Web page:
Böeck & XOXO: The Importance of Computer Security



Andy Ellis, Advisory CISO at Orca Security and Operating Partner at YL Ventures, explains the significance of computer security and the need for the industry to foster an inclusive culture by bringing together people with diverse skill sets. He also talks about Orca Security’s cloud-based, agentless approach to provide side scanning to identify vulnerabilities that matter, and how their product aligns with the Sustainable Development Goals (SDGs).


  • 🛡️ The significance of computer security and fostering an inclusive culture with diverse skill sets in the industry.
  • 🔍 Orca Security’s cloud-based, agentless approach to provide side scanning and identify vulnerabilities that matter.
  • 🌏 How Orca Security’s product aligns with the SDGs and promotes sustainable development by minimizing waste and utilizing cloud technology to maximize value and save costs.
  • 💻 YL Ventures’ role as a seed-stage Israeli cybersecurity startup venture capital fund in mentoring and supporting portfolio companies to develop innovative security products.
  • 📈 The need to invest in human capital by providing training and security tools to empower people and advance the next wave of innovation.

Transcript (raw)

(00:00) i think we’re starting to reach a point of maturity in the cyber security industry we’ve already passed it in some other tech industries which is good of recognizing that this is not an artisan industry if you look back over the last 20 years i think what you see is security professionals who started from
(00:16) the ground up and they sort of perfected their craft and they can do everything they can design systems they can tear apart systems they can do risk management they’re expected to lead people you know they’re sort of like this unicorn or maybe voltron i don’t know if you have a had a similar cartoon growing up
(00:35) of you know the five robots that come together um and so you had like all of these abilities in one person and that’s not how a mature industry works that’s actually very immature it’s what contributes to what’s often you know called hero culture where you always expect to be saved by the person who’s the expert
(00:54) and in mature industries what we realize is it’s about bringing people together who have disparate skill sets and making them work well as part of a team [Music] welcome andy alice advisory ciso at orca security among other things deep expertise in security managing risks and leading inclusive culture all of these
(01:17) things especially the inclusive culture part super relevant for my work and my spectrum and yeah i’m happy to include the security aspect to attack verticals again and you should be doing this more but i guess that’s the same thing with most companies as we also discussed in the pre-chat um yeah i’m happy that we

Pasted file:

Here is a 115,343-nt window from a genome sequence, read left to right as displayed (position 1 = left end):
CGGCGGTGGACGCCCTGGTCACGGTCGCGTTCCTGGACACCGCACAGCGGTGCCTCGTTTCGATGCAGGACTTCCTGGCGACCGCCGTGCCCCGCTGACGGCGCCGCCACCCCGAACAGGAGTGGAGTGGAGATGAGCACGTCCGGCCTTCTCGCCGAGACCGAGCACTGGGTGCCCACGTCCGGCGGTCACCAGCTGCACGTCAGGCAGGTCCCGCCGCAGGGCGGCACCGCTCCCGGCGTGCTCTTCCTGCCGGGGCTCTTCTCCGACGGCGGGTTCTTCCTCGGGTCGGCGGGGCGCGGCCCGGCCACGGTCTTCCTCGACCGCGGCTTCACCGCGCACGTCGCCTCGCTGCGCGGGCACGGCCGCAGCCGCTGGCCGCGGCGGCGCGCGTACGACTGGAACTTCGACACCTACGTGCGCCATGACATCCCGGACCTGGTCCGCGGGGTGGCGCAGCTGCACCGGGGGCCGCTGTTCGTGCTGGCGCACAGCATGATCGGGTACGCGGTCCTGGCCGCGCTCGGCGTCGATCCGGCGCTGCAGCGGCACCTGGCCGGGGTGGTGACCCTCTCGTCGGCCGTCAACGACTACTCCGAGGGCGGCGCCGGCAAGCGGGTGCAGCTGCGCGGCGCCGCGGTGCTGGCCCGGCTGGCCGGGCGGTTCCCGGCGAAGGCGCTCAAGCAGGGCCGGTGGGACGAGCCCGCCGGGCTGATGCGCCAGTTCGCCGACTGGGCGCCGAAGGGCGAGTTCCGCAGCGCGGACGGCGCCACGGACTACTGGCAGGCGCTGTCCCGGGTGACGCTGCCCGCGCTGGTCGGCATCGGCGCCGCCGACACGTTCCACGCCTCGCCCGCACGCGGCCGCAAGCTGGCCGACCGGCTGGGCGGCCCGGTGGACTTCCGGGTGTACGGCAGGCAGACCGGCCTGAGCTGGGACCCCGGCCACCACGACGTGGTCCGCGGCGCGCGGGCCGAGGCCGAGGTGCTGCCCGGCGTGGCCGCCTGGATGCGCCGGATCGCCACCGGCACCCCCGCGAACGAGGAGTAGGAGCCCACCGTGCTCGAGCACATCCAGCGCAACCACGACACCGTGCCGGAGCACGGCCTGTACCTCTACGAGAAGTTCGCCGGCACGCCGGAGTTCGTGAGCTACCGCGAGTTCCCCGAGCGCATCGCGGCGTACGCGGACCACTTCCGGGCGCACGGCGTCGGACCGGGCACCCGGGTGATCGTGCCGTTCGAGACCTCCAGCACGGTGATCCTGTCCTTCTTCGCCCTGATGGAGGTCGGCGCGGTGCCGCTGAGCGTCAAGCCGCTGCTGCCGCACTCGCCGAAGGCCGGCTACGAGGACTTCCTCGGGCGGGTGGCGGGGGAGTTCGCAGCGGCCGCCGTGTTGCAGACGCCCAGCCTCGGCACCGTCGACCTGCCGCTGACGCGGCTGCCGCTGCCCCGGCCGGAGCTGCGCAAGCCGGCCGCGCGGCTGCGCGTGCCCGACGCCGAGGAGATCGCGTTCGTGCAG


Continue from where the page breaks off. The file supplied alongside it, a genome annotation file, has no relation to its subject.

(01:35) can talk a bit more about your work and how you see the current developments and also maybe what’s what would you see coming up on the horizon what’s maybe next so hi and welcome andy fabian thank you thanks for having me i’m really glad to be here and chat with you you know lively pre-called pre-call
(01:51) spiriting so hope we’ll we’ll keep doing that as we go forward yes yeah i am very very confident about that and um yeah let’s first things first let’s talk about your work first yep let’s introduce ciso advice to cso and our security can you maybe share a bit about your organization and also you do so much more you about your overall
(02:10) scope of work please so first of all yeah one of my roles is as the advisory cso at orca security so orca is a cloud-native platform to provide security in the cloud using an agentless approach and the whole model is looks on the back end through your cloud api to sort of scan every image understand
(02:30) what’s there and tell you what’s wrong from a security perspective so that you can quickly address the things that matter instead of trying to implement agents and do you know all of the normal heavy lifting before you even know what you need to fix just sort of jumps past that to hey here’s what you need to go fix
(02:48) as an advisor you see so my role is twofold one is to be out and about as a face of the business so being here it’s part of my job is sharing you know what orca does you know my experience is a cso and then another piece of it is actually being the voice of the customer back in to the product and development
(03:05) teams at orca so as they’re designing new capabilities they can run them by me and get a cso’s view you know having been a cso for the past 20 years about what they’re doing so i love working for orca it’s great being part of a company that is making security easy uh quick and simple rather than adding
(03:24) complexity to a solution so that’s a big piece of my role uh then also i’m an operating partner at yl ventures and in that frame we’re a seed stage israeli cyber security startup venture capital fund we help about i think 12 13 startups in our portfolio right now and my job is sort of a smaller version of what i’m